by Oliver Wendell Holmes | |

Union and Liberty

 FLAG of the heroes who left us their glory,
Borne through their battle-fields' thunder and flame,
Blazoned in song and illumined in story,
Wave o'er us all who inherit their fame! 

Up with our banner bright,
Sprinkled with starry light,
Spread its fair emblems from mountain to shore,
While through the sounding sky
Loud rings the Nation's cry,
UNION AND LIBERTY! ONE EVERMORE!

Light of our firmament, guide of our Nation,
Pride of her children, and honored afar,
Let the wide beams of thy full constellation
Scatter each cloud that would darken a star! 

Up with our banner bright,
Sprinkled with starry light,
Spread its fair emblems from mountain to shore,
While through the sounding sky
Loud rings the Nation's cry,
UNION AND LIBERTY! ONE EVERMORE!

Empire unsceptred! what foe shall assail thee,
Bearing the standard of Liberty's van?
Think not the God of thy fathers shall fail thee,
Striving with men for the birthright of man! 

Up with our banner bright,
Sprinkled with starry light,
Spread its fair emblems from mountain to shore,
While through the sounding sky
Loud rings the Nation's cry,
UNION AND LIBERTY! ONE EVERMORE!

Yet if, by madness and treachery blighted,
Dawns the dark hour when the sword thou must draw,
Then with the arms of thy millions united,
Smite the bold traitors to Freedom and Law! 

Up with our banner bright,
Sprinkled with starry light,
Spread its fair emblems from mountain to shore,
While through the sounding sky
Loud rings the Nation's cry,
UNION AND LIBERTY! ONE EVERMORE!

Lord of the Universe! shield us and guide us,
Trusting Thee always, through shadow and sun!
Thou hast united us, who shall divide us?
Keep us, oh keep us the MANY IN ONE! 

Up with our banner bright,
Sprinkled with starry light,
Spread its fair emblems from mountain to shore,
While through the sounding sky
Loud rings the Nation's cry,
UNION AND LIBERTY! ONE EVERMORE!


by Paul Laurence Dunbar | |

Frederick Douglass

 When it is finally ours, this freedom, this liberty, this beautiful 
and terrible thing, needful to man as air, 
usable as earth; when it belongs at last to all, 
when it is truly instinct, brain matter, diastole, systole, 
reflex action; when it is finally won; when it is more 
than the gaudy mumbo jumbo of politicians:
this man, this Douglass, this former slave, this Negro 
beaten to his knees, exiled, visioning a world 
where none is lonely, none hunted, alien, 
this man, superb in love and logic, this man 
shall be remembered.
Oh, not with statues' rhetoric, not with legends and poems and wreaths of bronze alone, but with the lives grown out of his life, the lives fleshing his dream of the beautiful, needful thing.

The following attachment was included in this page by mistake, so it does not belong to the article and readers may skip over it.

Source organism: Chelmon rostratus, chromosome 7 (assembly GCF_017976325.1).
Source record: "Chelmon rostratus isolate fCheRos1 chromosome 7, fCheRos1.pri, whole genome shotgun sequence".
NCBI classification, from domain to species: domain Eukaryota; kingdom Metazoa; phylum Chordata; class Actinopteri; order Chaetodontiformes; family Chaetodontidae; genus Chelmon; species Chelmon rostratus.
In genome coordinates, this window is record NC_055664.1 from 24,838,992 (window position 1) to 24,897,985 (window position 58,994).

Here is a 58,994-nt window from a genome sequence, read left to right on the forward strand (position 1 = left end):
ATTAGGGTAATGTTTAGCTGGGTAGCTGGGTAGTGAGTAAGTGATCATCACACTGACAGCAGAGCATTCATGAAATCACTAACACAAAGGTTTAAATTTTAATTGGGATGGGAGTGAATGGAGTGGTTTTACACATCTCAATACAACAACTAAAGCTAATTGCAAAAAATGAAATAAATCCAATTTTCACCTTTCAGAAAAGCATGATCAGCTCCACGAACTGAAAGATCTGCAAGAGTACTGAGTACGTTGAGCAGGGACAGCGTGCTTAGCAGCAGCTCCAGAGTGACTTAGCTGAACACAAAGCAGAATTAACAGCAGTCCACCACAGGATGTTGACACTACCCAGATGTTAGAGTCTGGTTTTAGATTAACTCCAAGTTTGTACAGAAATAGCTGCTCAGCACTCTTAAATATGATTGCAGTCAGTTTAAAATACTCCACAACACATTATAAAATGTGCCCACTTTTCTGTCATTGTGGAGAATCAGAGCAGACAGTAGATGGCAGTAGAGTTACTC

by Edna St Vincent Millay | |

The Prisoner

 I lash and writhe against my prison bars,
And watch with sullen eyes the gaping crowd .
.
Give me my freedom and the burning stars, The hollow sky, and crags of moonlit cloud! Once I might range across the trackless plain, And roar with joy, until the desert air And wide horizons echoed it amain: I feared no foe, for I was monarch there! I saw my shadow on the parching sand, When the hot sun had kissed the mountain's rim; And when the moon rose o'er long wastes of land, I sought my prey by some still river's brim; And with me my fierce love, my tawny mate, Meet mother of strong cubs, meet lion's bride .
.
We made our lair in regions desolate, The solitude of wildernesses wide.
They slew her .
.
.
and I watched the life-blood flow From her torn flank, and her proud eyes grow dim: I howled her dirge above her while the low, Red moon clomb up the black horizon's rim.
Me, they entrapped .
.
.
cowards! They did not dare To fight.
as brave men do, without disguise, And face my unleashed rage! The hidden snare Was their device to win an untamed prize.
I am a captive .
.
.
not for me the vast, White dome of sky above the blinding sand, The sweeping rapture of the desert blast Across long ranges of untrodden land! Yet still they fetter not my thought! In dreams I, desert-born, tread the hot wastes once more, Quench my deep thirst in cool, untainted streams, And shake the darkness with my kingly roar!


by Petrarch | |

SONNET CLXIV.

[Pg 178]

SONNET CLXIV.

L' aura celeste che 'n quel verde Lauro.

HER HAIR AND EYES.

The heavenly airs from yon green laurel roll'd,
Where Love to Phœbus whilom dealt his stroke,
Where on my neck was placed so sweet a yoke,
That freedom thence I hope not to behold,
O'er me prevail, as o'er that Arab old
Medusa, when she changed him to an oak;
Nor ever can the fairy knot be broke
Whose light outshines the sun, not merely gold;
I mean of those bright locks the curlèd snare
Which folds and fastens with so sweet a grace
My soul, whose humbleness defends alone.
Her mere shade freezes with a cold despair
My heart, and tinges with pale fear my face;
And oh! her eyes have power to make me stone.
Macgregor.


by Petrarch | |

SONNET III.

[Pg 239]

SONNET III.

L' ardente nodo ov' io fui, d' ora in ora.